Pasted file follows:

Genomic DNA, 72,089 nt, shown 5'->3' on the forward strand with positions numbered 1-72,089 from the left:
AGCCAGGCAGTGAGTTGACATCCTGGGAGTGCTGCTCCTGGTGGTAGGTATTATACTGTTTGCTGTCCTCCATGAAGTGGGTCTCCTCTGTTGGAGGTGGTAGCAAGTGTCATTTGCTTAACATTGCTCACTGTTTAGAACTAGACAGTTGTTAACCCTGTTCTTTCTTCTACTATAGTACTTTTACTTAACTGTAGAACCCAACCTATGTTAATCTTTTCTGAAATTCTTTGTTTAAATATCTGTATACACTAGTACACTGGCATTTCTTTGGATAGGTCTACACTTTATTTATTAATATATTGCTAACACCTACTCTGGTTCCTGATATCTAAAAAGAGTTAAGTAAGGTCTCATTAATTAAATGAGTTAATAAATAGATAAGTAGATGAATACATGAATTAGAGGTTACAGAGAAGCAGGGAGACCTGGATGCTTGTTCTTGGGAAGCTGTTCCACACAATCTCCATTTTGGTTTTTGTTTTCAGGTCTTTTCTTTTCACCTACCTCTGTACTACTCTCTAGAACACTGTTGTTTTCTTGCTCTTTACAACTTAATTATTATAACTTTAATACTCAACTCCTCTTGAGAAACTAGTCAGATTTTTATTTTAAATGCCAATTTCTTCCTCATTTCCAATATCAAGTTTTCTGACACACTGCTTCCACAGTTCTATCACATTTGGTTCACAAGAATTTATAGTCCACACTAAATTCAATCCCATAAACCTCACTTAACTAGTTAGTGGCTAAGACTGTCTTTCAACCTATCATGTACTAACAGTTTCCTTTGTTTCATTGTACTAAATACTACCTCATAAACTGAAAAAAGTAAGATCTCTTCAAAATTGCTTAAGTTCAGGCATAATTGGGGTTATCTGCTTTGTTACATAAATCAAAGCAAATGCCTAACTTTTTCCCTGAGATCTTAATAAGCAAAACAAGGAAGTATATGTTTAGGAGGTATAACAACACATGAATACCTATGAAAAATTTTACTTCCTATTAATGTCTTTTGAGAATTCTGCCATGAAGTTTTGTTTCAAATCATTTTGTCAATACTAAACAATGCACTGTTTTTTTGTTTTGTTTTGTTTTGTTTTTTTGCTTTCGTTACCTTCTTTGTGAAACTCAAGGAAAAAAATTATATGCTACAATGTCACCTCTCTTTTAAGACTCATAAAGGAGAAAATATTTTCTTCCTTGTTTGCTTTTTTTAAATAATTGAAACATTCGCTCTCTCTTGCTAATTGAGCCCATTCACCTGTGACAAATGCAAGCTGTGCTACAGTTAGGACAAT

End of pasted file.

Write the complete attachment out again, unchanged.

Genomic DNA, 72,089 nt, shown 5'->3' on the forward strand with positions numbered 1-72,089 from the left:
AGCCAGGCAGTGAGTTGACATCCTGGGAGTGCTGCTCCTGGTGGTAGGTATTATACTGTTTGCTGTCCTCCATGAAGTGGGTCTCCTCTGTTGGAGGTGGTAGCAAGTGTCATTTGCTTAACATTGCTCACTGTTTAGAACTAGACAGTTGTTAACCCTGTTCTTTCTTCTACTATAGTACTTTTACTTAACTGTAGAACCCAACCTATGTTAATCTTTTCTGAAATTCTTTGTTTAAATATCTGTATACACTAGTACACTGGCATTTCTTTGGATAGGTCTACACTTTATTTATTAATATATTGCTAACACCTACTCTGGTTCCTGATATCTAAAAAGAGTTAAGTAAGGTCTCATTAATTAAATGAGTTAATAAATAGATAAGTAGATGAATACATGAATTAGAGGTTACAGAGAAGCAGGGAGACCTGGATGCTTGTTCTTGGGAAGCTGTTCCACACAATCTCCATTTTGGTTTTTGTTTTCAGGTCTTTTCTTTTCACCTACCTCTGTACTACTCTCTAGAACACTGTTGTTTTCTTGCTCTTTACAACTTAATTATTATAACTTTAATACTCAACTCCTCTTGAGAAACTAGTCAGATTTTTATTTTAAATGCCAATTTCTTCCTCATTTCCAATATCAAGTTTTCTGACACACTGCTTCCACAGTTCTATCACATTTGGTTCACAAGAATTTATAGTCCACACTAAATTCAATCCCATAAACCTCACTTAACTAGTTAGTGGCTAAGACTGTCTTTCAACCTATCATGTACTAACAGTTTCCTTTGTTTCATTGTACTAAATACTACCTCATAAACTGAAAAAAGTAAGATCTCTTCAAAATTGCTTAAGTTCAGGCATAATTGGGGTTATCTGCTTTGTTACATAAATCAAAGCAAATGCCTAACTTTTTCCCTGAGATCTTAATAAGCAAAACAAGGAAGTATATGTTTAGGAGGTATAACAACACATGAATACCTATGAAAAATTTTACTTCCTATTAATGTCTTTTGAGAATTCTGCCATGAAGTTTTGTTTCAAATCATTTTGTCAATACTAAACAATGCACTGTTTTTTTGTTTTGTTTTGTTTTGTTTTTTTGCTTTCGTTACCTTCTTTGTGAAACTCAAGGAAAAAAATTATATGCTACAATGTCACCTCTCTTTTAAGACTCATAAAGGAGAAAATATTTTCTTCCTTGTTTGCTTTTTTTAAATAATTGAAACATTCGCTCTCTCTTGCTAATTGAGCCCATTCACCTGTGACAAATGCAAGCTGTGCTACAGTTAGGACAAT